Welcome to the This is Money and Share Radio podcast, brought to you in partnership with NS&I. Are we seeing the end of an era for ultra cheap mortgages? HSBC is withdrawing its record low 0.99% deal which could usher in a new wave of price hikes. It’s not just mortgages undergoing price hikes though. Rail fares are set to rise 2.3% whilst growing commuter dissatisfaction with poor service has prompted Transport Secretary Chris Grayling to devise a new plan for better management. In the end though train times might be the last of our problems as we hear about one financial expert predicting major financial Armageddon just around the corner. Could we be in for the worst crisis yet? And what can people do to prepare? Gold is being tipped as a favourite but certainly not spread betting which is currently undergoing a crackdown. Georgie Frost is joined by Personal Finance Editor Rachel Rickard Straus and Consumer Affairs Editor Lee Boyce to find out more about this potential money meltdown. Also this week we take a look at Money Mail’s annual Wooden Spoon Awards and see which of Britain’s shambolic businesses have made it onto the shortlist.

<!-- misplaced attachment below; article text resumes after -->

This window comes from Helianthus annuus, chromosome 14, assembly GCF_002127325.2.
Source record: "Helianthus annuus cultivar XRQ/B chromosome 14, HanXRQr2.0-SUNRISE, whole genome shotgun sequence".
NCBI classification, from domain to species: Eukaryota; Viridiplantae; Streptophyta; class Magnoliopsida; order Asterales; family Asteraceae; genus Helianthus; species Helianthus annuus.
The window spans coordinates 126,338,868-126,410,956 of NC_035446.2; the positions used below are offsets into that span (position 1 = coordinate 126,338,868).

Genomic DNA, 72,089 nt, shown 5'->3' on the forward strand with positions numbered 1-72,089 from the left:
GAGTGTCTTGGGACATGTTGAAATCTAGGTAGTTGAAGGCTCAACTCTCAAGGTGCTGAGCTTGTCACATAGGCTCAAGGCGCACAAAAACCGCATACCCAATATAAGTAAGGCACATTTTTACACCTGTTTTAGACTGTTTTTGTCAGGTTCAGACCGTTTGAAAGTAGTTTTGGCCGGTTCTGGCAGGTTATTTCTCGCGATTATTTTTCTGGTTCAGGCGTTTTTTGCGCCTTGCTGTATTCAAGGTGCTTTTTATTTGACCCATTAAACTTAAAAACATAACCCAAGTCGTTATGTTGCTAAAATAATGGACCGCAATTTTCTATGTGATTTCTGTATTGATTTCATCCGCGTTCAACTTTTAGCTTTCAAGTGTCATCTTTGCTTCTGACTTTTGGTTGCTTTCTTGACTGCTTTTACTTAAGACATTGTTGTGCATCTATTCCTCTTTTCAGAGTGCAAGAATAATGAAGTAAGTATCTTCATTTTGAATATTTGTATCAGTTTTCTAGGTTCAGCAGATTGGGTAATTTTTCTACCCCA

Welcome to another episode of This is Money, brought to you in partnership with NS&I. This week, Editor Simon Lambert and Consumer Affairs Editor Lee Boyce team up with Georgie Frost to deliver you the best of financial journalism and analysis this week. And who knows where Brexit will take us, but the simple fact is for now Europe still has a profound effect. Most notably Germany this week, as serious instability at Deutsche Bank, the country’s largest bank, and massive job cuts at Commerzbank, it’s second biggest, are sending waves through the banking sector this side of the channel. It’s not all bad news for the Germans though, as their budget supermarket Aldi is eating up more of the market share in Britain, though it seems at the expense of their own profits as well. Sustainable strategy? We’ll have to wait and see.
Also on the show, the World Economic Forum raises its estimation of the British economy, the Help to Buy scheme has run its course, BHS gets a digital resurrection, and the gang give their favourite of their 50 top savings tips.
This is Money is presented by Georgie Frost, in partnership with NS&I.